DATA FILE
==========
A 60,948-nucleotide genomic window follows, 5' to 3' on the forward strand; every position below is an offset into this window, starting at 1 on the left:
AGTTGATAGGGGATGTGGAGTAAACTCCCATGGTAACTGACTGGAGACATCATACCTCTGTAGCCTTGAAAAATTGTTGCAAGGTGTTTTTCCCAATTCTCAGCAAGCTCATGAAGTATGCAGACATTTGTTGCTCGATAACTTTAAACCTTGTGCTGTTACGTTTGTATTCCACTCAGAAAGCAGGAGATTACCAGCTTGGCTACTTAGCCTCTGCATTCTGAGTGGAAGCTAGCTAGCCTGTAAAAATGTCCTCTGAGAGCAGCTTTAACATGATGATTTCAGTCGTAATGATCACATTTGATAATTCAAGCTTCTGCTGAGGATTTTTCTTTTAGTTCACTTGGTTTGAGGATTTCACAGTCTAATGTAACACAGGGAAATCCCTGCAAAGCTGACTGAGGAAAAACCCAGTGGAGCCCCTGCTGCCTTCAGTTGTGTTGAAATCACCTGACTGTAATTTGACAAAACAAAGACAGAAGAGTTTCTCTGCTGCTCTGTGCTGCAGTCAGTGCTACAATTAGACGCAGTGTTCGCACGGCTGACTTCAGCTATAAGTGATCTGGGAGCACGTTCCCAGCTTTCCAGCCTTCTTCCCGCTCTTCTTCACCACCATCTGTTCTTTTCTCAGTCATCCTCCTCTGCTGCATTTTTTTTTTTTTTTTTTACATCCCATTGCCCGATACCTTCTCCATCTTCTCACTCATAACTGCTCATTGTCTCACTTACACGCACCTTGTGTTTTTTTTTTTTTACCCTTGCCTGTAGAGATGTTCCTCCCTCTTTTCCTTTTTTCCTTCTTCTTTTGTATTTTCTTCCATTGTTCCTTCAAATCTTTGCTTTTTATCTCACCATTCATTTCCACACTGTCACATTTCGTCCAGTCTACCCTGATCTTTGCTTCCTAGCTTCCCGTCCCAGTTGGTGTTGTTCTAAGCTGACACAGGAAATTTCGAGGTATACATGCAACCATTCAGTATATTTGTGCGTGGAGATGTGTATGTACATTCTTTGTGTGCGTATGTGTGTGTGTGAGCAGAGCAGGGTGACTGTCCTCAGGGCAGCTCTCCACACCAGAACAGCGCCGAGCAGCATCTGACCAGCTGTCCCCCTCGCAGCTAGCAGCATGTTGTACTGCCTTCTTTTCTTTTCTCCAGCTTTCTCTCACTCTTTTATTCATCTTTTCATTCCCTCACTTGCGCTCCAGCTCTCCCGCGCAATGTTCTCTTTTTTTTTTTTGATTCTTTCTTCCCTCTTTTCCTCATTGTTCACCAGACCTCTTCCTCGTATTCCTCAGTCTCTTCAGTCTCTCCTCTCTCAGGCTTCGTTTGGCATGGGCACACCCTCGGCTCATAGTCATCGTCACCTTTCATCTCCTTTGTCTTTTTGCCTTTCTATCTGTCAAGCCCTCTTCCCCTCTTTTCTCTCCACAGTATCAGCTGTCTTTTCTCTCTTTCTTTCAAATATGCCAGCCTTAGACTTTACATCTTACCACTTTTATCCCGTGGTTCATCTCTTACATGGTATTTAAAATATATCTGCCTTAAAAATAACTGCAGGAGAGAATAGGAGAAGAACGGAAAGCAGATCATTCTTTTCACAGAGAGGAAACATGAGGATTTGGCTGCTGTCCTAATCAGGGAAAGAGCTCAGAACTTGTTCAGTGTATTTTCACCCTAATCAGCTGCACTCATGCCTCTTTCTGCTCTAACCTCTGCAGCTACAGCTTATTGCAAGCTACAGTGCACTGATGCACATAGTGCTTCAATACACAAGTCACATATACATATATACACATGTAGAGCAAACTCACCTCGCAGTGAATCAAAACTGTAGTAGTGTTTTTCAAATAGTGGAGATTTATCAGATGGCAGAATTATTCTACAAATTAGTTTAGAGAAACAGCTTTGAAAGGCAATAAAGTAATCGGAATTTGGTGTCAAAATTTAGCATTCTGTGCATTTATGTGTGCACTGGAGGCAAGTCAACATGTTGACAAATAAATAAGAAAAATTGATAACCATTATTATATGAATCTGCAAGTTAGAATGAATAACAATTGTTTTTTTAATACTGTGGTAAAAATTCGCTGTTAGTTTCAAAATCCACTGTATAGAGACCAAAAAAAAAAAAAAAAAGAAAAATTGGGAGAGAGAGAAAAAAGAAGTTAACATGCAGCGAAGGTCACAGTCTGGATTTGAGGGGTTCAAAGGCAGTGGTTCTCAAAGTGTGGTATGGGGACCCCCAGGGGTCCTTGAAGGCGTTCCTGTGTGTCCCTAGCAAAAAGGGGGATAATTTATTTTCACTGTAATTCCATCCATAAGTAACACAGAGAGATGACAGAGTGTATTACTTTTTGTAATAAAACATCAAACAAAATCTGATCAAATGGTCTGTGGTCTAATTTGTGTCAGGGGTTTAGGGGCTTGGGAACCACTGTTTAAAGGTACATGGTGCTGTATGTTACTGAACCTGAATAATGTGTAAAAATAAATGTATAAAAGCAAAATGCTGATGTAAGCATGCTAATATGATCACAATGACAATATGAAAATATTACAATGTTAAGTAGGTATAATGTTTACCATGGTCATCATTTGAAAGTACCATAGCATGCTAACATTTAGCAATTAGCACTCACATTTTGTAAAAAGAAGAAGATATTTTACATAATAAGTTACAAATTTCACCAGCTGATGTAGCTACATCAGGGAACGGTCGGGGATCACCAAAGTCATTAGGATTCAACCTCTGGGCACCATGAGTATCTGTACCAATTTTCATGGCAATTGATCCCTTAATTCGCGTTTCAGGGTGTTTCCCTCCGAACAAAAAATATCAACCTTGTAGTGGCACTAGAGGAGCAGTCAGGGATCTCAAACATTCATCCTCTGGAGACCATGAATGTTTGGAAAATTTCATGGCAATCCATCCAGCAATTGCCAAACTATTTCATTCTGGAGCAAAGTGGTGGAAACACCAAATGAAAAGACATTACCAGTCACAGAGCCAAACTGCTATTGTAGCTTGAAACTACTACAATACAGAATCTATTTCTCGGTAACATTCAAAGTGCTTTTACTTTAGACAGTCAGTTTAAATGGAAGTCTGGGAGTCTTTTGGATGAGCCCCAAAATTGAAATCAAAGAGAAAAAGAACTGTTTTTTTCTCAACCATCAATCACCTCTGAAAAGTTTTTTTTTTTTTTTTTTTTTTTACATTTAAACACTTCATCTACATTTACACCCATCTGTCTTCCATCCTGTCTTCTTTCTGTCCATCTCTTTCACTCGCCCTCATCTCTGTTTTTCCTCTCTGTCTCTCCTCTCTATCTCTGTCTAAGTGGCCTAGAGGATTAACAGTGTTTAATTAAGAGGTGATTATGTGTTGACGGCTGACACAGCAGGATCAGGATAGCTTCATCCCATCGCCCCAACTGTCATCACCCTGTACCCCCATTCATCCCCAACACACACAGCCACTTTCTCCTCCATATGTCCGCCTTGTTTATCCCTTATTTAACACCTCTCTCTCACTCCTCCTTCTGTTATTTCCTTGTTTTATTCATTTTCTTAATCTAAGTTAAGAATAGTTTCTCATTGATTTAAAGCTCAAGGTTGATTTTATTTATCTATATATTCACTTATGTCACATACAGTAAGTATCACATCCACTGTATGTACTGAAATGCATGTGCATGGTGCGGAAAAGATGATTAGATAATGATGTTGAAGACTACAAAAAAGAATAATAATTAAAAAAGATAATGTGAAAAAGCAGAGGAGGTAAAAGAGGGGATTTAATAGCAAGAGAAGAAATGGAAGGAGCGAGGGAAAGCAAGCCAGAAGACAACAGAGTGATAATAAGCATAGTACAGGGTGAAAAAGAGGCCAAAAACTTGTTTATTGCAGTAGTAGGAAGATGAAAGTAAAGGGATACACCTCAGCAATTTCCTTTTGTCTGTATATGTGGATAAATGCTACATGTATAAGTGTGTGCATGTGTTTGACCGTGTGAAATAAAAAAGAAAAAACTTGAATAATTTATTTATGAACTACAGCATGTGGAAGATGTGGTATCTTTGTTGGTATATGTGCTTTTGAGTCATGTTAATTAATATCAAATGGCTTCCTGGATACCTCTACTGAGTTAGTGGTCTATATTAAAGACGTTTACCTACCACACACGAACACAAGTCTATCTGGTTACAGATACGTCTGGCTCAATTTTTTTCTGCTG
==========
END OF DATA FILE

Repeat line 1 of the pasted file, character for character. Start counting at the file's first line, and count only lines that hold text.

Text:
A 60,948-nucleotide genomic window follows, 5' to 3' on the forward strand; every position below is an offset into this window, starting at 1 on the left: